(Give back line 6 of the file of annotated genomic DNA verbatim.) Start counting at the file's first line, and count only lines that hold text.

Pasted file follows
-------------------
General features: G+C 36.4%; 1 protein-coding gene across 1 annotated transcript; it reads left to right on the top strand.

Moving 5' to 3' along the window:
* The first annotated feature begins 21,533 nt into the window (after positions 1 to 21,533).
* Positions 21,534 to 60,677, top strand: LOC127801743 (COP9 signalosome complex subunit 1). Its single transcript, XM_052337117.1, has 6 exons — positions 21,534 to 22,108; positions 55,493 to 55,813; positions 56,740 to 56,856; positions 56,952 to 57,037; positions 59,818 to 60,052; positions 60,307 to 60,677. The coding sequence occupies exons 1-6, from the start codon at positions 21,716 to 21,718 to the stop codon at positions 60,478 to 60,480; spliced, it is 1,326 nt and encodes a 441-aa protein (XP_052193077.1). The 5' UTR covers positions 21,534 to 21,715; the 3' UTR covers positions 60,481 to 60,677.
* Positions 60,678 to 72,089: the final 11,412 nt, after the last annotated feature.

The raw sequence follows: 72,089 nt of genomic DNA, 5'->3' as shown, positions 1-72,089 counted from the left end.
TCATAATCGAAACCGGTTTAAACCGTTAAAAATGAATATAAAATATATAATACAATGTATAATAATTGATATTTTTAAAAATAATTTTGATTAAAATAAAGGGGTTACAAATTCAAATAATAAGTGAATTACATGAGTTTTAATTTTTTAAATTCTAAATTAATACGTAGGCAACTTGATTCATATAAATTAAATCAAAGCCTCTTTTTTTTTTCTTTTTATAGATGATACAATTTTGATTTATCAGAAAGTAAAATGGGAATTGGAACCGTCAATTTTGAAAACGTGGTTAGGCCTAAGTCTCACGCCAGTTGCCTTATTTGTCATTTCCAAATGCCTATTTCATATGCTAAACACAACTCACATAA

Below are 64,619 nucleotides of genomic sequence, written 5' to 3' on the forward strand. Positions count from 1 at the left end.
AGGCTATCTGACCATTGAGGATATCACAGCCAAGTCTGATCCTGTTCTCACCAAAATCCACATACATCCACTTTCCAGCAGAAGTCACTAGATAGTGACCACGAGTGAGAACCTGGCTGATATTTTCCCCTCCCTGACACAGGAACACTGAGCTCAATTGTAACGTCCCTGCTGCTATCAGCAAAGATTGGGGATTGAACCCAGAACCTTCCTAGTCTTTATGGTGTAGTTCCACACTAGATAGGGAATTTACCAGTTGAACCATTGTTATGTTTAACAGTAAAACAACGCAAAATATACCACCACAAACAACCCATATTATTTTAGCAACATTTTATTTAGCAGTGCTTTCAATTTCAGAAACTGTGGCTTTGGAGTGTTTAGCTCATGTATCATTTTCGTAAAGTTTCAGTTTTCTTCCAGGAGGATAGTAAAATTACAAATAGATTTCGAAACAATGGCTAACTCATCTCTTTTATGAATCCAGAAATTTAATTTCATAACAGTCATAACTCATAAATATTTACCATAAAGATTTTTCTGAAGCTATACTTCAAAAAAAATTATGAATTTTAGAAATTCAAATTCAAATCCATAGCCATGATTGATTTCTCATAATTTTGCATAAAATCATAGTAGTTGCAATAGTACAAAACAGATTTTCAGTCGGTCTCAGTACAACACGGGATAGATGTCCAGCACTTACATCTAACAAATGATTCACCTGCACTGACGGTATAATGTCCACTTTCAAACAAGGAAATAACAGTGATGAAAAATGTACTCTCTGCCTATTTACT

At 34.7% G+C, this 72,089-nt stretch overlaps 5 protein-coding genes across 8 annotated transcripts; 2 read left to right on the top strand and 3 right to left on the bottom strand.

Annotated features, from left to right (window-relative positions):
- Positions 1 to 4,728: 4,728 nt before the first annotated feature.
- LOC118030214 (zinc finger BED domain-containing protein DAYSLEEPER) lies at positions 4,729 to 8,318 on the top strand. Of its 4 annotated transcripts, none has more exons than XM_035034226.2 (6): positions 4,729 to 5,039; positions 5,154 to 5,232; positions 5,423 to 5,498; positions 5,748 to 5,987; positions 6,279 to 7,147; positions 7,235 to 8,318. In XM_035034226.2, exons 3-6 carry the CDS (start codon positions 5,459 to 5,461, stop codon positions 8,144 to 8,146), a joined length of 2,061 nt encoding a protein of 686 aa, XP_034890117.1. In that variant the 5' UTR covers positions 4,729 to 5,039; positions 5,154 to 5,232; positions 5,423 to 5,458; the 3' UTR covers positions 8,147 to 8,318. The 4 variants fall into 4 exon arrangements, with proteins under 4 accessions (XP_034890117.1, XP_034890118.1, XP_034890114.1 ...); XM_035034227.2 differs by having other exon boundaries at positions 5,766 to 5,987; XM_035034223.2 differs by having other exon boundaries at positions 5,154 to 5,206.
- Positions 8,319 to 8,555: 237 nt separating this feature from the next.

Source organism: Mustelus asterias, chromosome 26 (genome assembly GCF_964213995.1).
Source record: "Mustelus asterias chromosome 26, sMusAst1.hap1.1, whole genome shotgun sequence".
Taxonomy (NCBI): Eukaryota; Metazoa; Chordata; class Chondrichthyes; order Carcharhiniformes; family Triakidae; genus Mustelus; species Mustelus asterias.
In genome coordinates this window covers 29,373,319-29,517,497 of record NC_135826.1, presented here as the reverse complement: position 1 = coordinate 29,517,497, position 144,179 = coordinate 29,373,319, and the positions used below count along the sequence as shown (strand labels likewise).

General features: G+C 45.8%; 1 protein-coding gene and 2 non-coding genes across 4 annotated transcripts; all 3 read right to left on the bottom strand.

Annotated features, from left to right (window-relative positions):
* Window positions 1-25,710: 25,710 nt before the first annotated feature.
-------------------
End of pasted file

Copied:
The raw sequence follows: 72,089 nt of genomic DNA, 5'->3' as shown, positions 1-72,089 counted from the left end.